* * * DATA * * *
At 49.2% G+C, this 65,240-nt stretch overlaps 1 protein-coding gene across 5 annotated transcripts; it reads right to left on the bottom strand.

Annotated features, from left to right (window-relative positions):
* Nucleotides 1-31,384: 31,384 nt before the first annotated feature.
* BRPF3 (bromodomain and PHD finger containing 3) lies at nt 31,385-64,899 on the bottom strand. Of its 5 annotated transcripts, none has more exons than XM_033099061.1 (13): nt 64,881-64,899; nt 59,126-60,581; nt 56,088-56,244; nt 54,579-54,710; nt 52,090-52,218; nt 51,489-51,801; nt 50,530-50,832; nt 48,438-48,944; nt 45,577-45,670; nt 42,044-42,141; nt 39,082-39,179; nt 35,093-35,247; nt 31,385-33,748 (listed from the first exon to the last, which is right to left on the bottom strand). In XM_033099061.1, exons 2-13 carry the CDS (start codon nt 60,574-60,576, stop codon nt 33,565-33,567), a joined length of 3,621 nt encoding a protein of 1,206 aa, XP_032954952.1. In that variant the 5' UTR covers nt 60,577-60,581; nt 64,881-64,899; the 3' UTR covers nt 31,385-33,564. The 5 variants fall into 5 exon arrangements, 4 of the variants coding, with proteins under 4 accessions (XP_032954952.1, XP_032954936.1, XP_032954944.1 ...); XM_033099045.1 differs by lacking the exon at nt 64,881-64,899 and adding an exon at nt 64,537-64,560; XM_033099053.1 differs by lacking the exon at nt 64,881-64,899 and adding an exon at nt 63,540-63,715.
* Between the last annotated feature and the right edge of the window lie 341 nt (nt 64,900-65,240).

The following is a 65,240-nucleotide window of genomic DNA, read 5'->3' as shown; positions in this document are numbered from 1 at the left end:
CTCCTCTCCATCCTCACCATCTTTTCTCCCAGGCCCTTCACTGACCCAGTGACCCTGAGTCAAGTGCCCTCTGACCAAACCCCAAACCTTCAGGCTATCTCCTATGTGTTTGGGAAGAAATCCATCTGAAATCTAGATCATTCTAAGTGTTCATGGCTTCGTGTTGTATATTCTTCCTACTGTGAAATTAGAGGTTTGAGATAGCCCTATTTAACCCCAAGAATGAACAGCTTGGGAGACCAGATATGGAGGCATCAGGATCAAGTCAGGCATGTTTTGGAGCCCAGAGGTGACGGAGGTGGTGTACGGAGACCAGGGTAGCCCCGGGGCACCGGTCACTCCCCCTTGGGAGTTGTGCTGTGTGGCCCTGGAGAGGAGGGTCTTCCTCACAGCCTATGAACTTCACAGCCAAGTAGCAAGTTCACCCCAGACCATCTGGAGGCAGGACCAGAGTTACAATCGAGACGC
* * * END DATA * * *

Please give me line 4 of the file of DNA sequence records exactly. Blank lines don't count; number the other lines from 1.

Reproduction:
* BRPF3 (bromodomain and PHD finger containing 3) lies at nt 31,385-64,899 on the bottom strand. Of its 5 annotated transcripts, none has more exons than XM_033099061.1 (13): nt 64,881-64,899; nt 59,126-60,581; nt 56,088-56,244; nt 54,579-54,710; nt 52,090-52,218; nt 51,489-51,801; nt 50,530-50,832; nt 48,438-48,944; nt 45,577-45,670; nt 42,044-42,141; nt 39,082-39,179; nt 35,093-35,247; nt 31,385-33,748 (listed from the first exon to the last, which is right to left on the bottom strand). In XM_033099061.1, exons 2-13 carry the CDS (start codon nt 60,574-60,576, stop codon nt 33,565-33,567), a joined length of 3,621 nt encoding a protein of 1,206 aa, XP_032954952.1. In that variant the 5' UTR covers nt 60,577-60,581; nt 64,881-64,899; the 3' UTR covers nt 31,385-33,564. The 5 variants fall into 5 exon arrangements, 4 of the variants coding, with proteins under 4 accessions (XP_032954952.1, XP_032954936.1, XP_032954944.1 ...); XM_033099045.1 differs by lacking the exon at nt 64,881-64,899 and adding an exon at nt 64,537-64,560; XM_033099053.1 differs by lacking the exon at nt 64,881-64,899 and adding an exon at nt 63,540-63,715.